Disaster Comes in Many Forms
Preparing for disasters is preparing everyone you love.
It takes less than five minutes of watching or reading local, national, or international news to learn of a disaster somewhere in the world. Disaster comes in many forms and in the wake of the unspeakable tragedy and disaster of September 11, 2001, the US deemed September National Preparedness Month.
Weather plays an integral role in the cause of many disasters. Hurricane season brings storms chock full of damaging wind and rain. Levees break, ocean waves surge, punishing winds reduce homes to matchsticks in seconds, and neighborhoods are swept away.
A combination of drought, high heat, and low rainfall are common ingredients for wildfires. The season that typically lasts from May through October is seeing a paradigm shift as wildfires continued to rage on straight through the end of 2020 and into 2021.
Earthquakes and tornados round out the natural disaster menu, and while these may be more prevalent in specific regions, it is not out of the question to experience these weather beasts all over the country.
And of course, how can we forget the public health crisis of the coronavirus?
Prepare to Protect
Each year the government sets a theme to National Preparedness Month and this year’s theme is Prepare to Protect. Preparing for disasters is preparing everyone you love. Recommendations include devoting each week of the month to an aspect of emergency preparedness:
Make a Plan & Practice It
While all preparations are important, creating a plan is a critical first step. Most importantly, all household members need to be familiar with it.
- How will you communicate with one another and/or other family members?
- Where will you meet?
- How will pets be cared for?
Another essential element of planning is practicing the plan, especially when children are involved, so be sure to incorporate this into the overall preparations. FEMA has created an emergency communication plan that offers practical guidance. Once your plan is in place, be sure also to share it with your trusted emergency contact(s).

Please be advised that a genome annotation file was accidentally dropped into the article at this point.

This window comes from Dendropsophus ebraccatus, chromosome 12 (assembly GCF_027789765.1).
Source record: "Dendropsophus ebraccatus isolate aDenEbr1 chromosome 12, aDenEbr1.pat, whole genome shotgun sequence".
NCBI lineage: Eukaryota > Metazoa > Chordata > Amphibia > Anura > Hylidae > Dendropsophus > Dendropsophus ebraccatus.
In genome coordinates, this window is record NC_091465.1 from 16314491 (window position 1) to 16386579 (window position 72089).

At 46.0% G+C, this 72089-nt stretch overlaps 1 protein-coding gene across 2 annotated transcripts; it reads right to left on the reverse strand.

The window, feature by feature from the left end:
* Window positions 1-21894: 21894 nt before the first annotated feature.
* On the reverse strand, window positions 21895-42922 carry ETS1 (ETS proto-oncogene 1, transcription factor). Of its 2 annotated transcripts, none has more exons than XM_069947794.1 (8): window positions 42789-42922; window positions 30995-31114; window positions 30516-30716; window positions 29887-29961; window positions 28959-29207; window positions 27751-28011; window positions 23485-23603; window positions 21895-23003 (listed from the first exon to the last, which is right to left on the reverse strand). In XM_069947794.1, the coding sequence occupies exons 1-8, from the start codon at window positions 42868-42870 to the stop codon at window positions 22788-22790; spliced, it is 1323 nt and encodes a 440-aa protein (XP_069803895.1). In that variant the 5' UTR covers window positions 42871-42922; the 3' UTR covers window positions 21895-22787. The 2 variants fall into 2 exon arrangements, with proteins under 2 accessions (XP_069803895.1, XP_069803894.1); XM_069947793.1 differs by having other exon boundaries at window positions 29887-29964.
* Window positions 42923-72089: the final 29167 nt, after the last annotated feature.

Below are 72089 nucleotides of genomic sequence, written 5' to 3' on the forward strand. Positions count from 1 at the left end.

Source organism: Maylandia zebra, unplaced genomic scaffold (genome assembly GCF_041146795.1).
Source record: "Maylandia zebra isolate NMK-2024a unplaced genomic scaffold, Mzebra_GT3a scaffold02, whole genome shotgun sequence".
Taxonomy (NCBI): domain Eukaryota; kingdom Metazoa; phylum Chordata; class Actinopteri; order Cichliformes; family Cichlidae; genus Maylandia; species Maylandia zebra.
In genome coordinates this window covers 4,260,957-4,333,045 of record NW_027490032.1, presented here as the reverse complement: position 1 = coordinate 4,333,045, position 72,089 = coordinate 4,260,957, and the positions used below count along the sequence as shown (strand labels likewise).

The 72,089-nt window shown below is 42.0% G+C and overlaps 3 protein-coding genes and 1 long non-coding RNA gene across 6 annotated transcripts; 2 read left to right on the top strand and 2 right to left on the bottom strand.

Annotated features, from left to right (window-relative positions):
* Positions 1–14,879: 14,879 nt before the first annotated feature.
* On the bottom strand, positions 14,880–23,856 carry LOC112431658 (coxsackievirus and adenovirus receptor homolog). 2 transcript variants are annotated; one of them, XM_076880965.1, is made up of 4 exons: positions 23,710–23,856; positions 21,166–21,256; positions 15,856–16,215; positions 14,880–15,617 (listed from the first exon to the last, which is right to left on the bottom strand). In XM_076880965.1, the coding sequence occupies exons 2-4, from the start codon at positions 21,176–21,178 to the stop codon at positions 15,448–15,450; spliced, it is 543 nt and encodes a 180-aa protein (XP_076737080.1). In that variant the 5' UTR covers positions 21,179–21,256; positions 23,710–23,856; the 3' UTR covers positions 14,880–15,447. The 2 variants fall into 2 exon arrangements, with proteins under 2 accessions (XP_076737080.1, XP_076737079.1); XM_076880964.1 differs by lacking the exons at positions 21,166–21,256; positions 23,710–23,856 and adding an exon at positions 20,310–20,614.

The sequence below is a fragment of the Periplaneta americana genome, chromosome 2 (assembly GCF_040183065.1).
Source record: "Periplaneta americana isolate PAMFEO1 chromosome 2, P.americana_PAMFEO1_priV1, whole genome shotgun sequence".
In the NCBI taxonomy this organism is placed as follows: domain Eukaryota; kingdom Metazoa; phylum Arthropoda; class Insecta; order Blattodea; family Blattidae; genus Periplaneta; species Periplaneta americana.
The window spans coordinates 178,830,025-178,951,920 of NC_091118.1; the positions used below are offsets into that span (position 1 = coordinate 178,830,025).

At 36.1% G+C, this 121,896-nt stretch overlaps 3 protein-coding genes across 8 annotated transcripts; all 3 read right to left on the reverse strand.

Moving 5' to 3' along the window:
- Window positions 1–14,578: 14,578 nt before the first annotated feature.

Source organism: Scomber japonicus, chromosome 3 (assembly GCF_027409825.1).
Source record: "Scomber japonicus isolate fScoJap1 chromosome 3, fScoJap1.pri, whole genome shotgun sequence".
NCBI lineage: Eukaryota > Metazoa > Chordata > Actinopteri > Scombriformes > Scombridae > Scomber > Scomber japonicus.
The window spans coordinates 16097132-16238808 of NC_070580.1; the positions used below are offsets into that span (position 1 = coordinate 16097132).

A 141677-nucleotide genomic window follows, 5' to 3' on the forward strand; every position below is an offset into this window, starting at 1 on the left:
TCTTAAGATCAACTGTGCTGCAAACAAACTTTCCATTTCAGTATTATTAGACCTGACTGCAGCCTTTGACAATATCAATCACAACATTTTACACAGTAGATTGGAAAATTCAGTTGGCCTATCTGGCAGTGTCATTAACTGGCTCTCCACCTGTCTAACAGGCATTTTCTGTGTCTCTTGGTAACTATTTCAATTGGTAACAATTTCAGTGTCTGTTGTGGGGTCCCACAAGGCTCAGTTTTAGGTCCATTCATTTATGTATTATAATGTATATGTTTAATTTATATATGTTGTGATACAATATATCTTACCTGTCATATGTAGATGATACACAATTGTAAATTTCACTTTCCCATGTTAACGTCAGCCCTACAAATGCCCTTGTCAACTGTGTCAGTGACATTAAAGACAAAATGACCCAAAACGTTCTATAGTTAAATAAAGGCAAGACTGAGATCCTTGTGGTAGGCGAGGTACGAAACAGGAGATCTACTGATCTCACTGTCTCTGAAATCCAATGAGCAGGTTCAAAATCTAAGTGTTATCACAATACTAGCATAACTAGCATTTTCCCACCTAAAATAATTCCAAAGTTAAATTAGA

Build an Emergency Kit
Whether you need to leave your home or shelter in place, an emergency kit can serve as your go-to for your disaster survival needs. The contents of course will be quite specific to account for the age, medical status, and cultural considerations of your household. Click here for a checklist of basic items to include in your emergency kit.
Take Low Cost, No Cost Steps
While weather disasters can wipe out communication systems, your smartphone may be of more service than you think. Text messages for instance may transmit more successfully than phone calls. There are several apps available ranging from severe weather alerts, to making medical information accessible to first responders, to first aid resources. Learn about these life-saving tools, choose what may work best for you and install on your phone and those of family members.
Now is also the time to review vital documents and revise any information necessary. From insurance policies to medication lists to family contact information, be sure these updated materials are both safeguarded and accessible.
Teach Youth About Preparedness
Natural disasters can be scary to witness or experience at any age, and more so for children, so education is key. Include your kids in planning and creating your family’s emergency kit to help them understand how to stay safe. Games and activity books are available to introduce the subject and foster understanding in fun and non-scary ways.
No one prepares for a disaster with the hopes of putting preparations into action. Still, it is important to acknowledge the possibility, take the necessary precautions, and keep the safety of your family paramount. Having a plan in place may ease some of the anxiety while offering peace of mind. There is a wealth of information available to help guide you through the process. A full menu of planning documents and activities can be found at Ready.gov.